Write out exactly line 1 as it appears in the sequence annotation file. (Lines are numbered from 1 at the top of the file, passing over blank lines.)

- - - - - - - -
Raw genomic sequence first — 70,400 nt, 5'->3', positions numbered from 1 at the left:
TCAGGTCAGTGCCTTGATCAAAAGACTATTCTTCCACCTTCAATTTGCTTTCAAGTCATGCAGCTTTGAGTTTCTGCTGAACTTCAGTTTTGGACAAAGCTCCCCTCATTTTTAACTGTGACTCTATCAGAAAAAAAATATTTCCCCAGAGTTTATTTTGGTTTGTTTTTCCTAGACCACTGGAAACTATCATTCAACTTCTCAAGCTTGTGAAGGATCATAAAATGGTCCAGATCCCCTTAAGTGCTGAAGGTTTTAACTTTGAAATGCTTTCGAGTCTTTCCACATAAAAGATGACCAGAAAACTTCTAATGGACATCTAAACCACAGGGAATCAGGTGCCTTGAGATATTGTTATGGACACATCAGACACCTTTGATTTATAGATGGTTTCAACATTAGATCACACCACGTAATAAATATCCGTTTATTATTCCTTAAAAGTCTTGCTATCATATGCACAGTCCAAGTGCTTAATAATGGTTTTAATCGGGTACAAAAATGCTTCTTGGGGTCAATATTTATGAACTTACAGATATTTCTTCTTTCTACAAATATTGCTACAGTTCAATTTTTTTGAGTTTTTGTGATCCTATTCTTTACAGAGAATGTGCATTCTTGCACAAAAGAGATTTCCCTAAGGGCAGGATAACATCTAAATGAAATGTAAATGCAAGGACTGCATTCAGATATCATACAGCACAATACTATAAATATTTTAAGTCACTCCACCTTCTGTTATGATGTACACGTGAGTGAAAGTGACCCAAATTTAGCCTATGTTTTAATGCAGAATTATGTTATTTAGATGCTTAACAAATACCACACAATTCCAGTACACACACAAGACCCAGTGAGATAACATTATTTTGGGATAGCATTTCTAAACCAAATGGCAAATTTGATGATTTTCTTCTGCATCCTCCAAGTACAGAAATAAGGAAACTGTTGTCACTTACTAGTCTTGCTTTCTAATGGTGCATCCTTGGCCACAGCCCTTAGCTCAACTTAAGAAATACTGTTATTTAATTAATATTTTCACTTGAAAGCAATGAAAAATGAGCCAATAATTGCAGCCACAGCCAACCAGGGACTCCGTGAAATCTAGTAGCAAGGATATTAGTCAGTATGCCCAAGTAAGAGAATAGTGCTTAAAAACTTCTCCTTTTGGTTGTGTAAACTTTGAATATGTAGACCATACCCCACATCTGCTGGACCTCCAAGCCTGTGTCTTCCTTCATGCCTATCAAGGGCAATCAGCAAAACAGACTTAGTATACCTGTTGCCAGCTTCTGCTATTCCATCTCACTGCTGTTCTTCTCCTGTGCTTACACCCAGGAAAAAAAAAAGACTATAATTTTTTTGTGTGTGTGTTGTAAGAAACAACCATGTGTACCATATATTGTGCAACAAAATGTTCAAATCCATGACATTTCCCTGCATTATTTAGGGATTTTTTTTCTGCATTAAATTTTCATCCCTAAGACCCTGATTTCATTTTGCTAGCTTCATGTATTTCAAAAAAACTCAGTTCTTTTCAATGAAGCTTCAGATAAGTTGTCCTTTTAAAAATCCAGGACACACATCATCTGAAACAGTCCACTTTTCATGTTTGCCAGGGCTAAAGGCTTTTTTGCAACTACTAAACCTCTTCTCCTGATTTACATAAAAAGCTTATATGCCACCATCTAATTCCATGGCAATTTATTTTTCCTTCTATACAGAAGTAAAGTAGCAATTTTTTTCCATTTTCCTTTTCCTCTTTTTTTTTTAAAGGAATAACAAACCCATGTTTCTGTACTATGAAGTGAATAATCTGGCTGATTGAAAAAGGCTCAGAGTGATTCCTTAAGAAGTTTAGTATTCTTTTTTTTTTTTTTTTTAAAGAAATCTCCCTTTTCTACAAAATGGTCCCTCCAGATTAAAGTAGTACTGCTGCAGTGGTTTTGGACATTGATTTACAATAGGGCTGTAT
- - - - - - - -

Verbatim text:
Raw genomic sequence first — 70,400 nt, 5'->3', positions numbered from 1 at the left: